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IR Lasers Produce X-Ray Optics

Photonics Spectra
Jan 2000
Jörg Schwartz

X-rays go through almost any material without interaction, making them useful for analysis but difficult to control. X-ray scattering and diffraction are well-known techniques for investigating materials such as plastics, metals, semiconductors and geological samples. Unfortunately, classical optical methods for beam-shaping and -guiding cannot be applied easily.

Hermann Mai and co-workers at Fraunhofer Institut für Werkstoff- und Strahltechnik have developed a laser-based method of producing advanced x-ray optics that overcome this problem.

Multilayer coating systems for short-wavelength radiation have been around for some time and have found their way into a number of extreme-ultraviolet and x-ray applications. Compared with dielectric mirrors for visible light, these coating systems generally consist of a much higher number of very thin layers -- as many as 250 as thin as 1 nm -- and must be produced with even higher surface precision.

The Fraunhofer process uses the stable and easily controllable energy of Nd:YAG laser pulses to evaporate the coating materials, improving control considerably. Computer-controlled scanning over the target (typically titanium, carbon, nickel or wolfram) generates a well-defined plasma beam that results in accurate layers with thickness variation less than 1 percent. According to Mai, pulsed laser deposition allows production control down to hundredths of a nanometer.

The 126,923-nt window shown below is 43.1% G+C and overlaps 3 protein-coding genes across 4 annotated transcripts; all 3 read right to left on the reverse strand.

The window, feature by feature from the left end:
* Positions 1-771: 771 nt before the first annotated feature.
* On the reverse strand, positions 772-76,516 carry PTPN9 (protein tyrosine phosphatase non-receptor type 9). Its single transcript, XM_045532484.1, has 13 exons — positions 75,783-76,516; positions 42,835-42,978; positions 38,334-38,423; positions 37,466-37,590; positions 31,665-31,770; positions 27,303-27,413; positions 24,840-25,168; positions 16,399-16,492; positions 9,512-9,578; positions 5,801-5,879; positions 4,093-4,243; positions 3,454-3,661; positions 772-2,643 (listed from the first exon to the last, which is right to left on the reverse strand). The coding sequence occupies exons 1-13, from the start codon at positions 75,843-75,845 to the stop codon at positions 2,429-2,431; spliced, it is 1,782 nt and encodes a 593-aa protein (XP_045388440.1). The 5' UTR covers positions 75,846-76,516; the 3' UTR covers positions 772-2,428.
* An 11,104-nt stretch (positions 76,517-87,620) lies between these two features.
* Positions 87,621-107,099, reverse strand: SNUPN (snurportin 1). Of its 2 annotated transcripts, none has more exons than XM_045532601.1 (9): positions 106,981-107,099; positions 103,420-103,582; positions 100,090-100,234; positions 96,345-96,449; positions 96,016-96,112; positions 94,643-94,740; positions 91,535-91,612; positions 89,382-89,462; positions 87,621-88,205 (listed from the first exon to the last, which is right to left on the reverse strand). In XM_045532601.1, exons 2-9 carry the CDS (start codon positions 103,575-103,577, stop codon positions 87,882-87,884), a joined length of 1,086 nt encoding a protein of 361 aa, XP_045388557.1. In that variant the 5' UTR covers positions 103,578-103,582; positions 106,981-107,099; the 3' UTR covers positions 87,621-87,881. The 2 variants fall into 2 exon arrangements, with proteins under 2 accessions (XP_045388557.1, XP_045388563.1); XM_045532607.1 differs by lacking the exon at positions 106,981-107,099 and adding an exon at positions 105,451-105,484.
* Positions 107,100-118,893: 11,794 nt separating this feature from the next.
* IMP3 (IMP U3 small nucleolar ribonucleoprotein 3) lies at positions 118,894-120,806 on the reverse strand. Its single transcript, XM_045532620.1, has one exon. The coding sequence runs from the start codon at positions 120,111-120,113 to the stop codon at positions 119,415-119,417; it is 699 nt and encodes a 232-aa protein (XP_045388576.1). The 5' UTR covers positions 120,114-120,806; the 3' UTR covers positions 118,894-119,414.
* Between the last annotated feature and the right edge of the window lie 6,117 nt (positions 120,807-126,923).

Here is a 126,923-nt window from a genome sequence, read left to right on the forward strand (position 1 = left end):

Not only is it possible to accurately adjust the average layer thickness, but well-defined lateral layer thickness gradients are achievable. This enables reproducible manufacturing of so-called Göbel mirrors, which have a parabolically bent layer structure. This feature makes a divergent beam strike at different locations and angles, producing a diffracted parallel beam. These optical systems generate a highly brilliant beam, increasing the speed, efficiency and sensitivity of material investigations.

The underlying pulsed laser deposition technology has been improved, patented and developed to industrial standard. For this achievement Mai and his group recently received the Fraunhofer award.

Göbel mirror systems produced in Dresden are integrated into microdiffraction systems manufactured by Bruker AXS Inc. of Karlsruhe, Germany, and Madison, Wis. The test equipment maker says this component provides increased x-ray flux and eliminates the need for a rotating anode x-ray source.

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